On demand printing has allowed me to reach a far bigger customer base as I am able to process their individual orders without having to keep a huge amount of stock. My customers are happy to wait a few weeks for their orders getting exactly what they want as opposed to buying mass produced products.
With no need for stock or for warehousing.
The availability of on demand print has allowed me to work closely with customers creating what they want with the perimeters of my designs. Clients have had their own racing colours added to the jockey’s silks in designs of mine. Bespoke work is also a lot easier as I will draw up a design and am able to print a sample instantly for approval.
An added advantage is the eco water pigment printing that Imaterial specialise in. All my textiles are printed onto natural fabrics ensuring that my collection remain on course for a greener, safer future”.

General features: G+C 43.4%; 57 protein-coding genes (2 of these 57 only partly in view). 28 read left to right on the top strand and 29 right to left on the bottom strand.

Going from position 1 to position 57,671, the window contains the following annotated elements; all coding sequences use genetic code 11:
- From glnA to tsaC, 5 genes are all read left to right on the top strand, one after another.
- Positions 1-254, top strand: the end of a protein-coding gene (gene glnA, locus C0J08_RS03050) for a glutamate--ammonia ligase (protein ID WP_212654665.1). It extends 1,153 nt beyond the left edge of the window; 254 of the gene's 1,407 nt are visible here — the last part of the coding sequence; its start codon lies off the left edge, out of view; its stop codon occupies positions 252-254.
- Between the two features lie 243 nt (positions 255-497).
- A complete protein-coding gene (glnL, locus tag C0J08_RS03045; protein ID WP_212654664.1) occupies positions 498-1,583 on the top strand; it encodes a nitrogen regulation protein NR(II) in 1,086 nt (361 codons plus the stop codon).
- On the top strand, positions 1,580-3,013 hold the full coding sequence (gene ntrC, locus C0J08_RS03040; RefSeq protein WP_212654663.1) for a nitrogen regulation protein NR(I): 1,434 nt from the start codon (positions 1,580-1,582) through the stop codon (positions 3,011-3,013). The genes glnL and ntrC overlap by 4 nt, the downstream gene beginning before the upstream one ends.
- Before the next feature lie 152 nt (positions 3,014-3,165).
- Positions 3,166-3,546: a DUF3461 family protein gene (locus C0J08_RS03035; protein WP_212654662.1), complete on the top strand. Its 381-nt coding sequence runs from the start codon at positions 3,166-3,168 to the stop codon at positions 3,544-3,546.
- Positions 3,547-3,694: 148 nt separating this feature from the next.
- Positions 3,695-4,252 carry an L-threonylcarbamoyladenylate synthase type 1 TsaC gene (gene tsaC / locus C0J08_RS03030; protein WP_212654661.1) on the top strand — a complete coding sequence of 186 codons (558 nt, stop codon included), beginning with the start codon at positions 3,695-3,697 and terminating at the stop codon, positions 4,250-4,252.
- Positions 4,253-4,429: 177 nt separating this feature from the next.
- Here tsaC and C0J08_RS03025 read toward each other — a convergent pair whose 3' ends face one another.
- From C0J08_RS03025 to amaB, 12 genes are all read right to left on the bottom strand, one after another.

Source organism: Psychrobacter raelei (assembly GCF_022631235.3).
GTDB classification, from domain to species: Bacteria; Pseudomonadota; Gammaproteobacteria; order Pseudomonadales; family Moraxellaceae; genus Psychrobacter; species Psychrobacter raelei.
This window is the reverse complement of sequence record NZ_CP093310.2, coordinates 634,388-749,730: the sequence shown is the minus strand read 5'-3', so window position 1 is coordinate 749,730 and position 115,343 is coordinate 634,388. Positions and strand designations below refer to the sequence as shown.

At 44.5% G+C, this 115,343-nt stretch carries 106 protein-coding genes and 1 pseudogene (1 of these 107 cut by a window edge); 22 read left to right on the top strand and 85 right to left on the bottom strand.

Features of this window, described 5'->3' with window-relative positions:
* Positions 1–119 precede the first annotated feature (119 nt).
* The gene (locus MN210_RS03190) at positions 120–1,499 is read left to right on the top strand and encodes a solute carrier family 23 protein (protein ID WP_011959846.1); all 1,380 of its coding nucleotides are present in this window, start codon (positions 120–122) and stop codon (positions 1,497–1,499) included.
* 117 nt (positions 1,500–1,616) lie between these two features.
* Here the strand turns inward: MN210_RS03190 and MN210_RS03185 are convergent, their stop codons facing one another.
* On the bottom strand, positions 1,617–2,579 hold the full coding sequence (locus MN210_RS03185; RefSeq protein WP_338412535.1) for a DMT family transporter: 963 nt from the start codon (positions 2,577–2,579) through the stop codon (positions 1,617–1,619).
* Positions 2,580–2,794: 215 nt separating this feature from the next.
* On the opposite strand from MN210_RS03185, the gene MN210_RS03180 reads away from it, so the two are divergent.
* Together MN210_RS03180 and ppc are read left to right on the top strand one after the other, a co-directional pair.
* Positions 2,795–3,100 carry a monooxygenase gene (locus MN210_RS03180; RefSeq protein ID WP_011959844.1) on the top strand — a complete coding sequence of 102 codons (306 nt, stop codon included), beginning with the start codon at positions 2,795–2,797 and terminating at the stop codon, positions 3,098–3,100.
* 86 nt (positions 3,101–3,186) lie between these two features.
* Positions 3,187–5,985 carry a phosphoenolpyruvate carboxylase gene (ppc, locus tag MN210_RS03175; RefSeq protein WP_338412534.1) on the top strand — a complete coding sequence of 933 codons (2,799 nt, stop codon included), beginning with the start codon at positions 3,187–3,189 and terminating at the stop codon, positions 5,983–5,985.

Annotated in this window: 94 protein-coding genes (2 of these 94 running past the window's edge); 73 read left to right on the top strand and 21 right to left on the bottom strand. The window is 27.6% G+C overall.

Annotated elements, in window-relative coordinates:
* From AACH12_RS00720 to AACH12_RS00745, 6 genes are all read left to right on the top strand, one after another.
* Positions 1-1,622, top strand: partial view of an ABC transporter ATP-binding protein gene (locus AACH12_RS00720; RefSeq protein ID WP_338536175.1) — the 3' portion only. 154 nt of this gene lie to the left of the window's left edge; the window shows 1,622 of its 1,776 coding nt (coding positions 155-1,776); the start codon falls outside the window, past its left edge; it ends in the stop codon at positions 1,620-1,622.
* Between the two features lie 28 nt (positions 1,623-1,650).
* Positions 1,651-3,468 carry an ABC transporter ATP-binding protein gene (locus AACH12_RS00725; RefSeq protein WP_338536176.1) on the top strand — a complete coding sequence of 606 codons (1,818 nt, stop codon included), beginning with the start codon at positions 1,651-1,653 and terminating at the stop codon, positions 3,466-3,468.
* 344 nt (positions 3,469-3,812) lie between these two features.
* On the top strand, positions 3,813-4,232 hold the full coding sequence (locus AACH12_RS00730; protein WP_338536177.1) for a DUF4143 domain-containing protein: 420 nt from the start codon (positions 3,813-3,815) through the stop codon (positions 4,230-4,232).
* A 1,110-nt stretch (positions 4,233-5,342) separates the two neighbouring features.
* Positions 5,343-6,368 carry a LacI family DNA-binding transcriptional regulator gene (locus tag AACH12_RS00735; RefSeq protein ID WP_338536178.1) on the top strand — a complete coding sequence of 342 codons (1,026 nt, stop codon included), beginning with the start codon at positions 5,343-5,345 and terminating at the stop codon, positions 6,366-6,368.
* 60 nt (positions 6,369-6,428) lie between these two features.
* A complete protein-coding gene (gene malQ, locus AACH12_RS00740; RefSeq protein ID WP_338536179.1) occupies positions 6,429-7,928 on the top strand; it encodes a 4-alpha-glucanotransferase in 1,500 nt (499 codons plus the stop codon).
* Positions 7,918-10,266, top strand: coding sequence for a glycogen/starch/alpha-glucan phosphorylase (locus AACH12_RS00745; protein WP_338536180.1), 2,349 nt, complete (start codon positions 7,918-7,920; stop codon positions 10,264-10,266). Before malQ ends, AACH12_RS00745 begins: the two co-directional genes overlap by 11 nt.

Sally Chapman (owner) - Cape Town, South Africa.
Digital technologies continue to advance through the landscape of rotary production, and it would seem that a new hybrid platform has evolved. Whether a digital or analogue output, the market must meet demand and as Remo and the team at iMaterial have demonstrated - agility is a key factor.
As we move into the next decade with a 230% increase in digital textile production by 2025 as predicted by Allied Market Research, one thing is for sure, Textiles have always been a complicated marketplace and a sector where digital technology increasingly imparts commercial dexterity. For Remo’s business – iMaterial - digital machinery has been utilised to make sure that no order is ever turned away and in doing so has also ensured that his family business has survived and continues to thrive.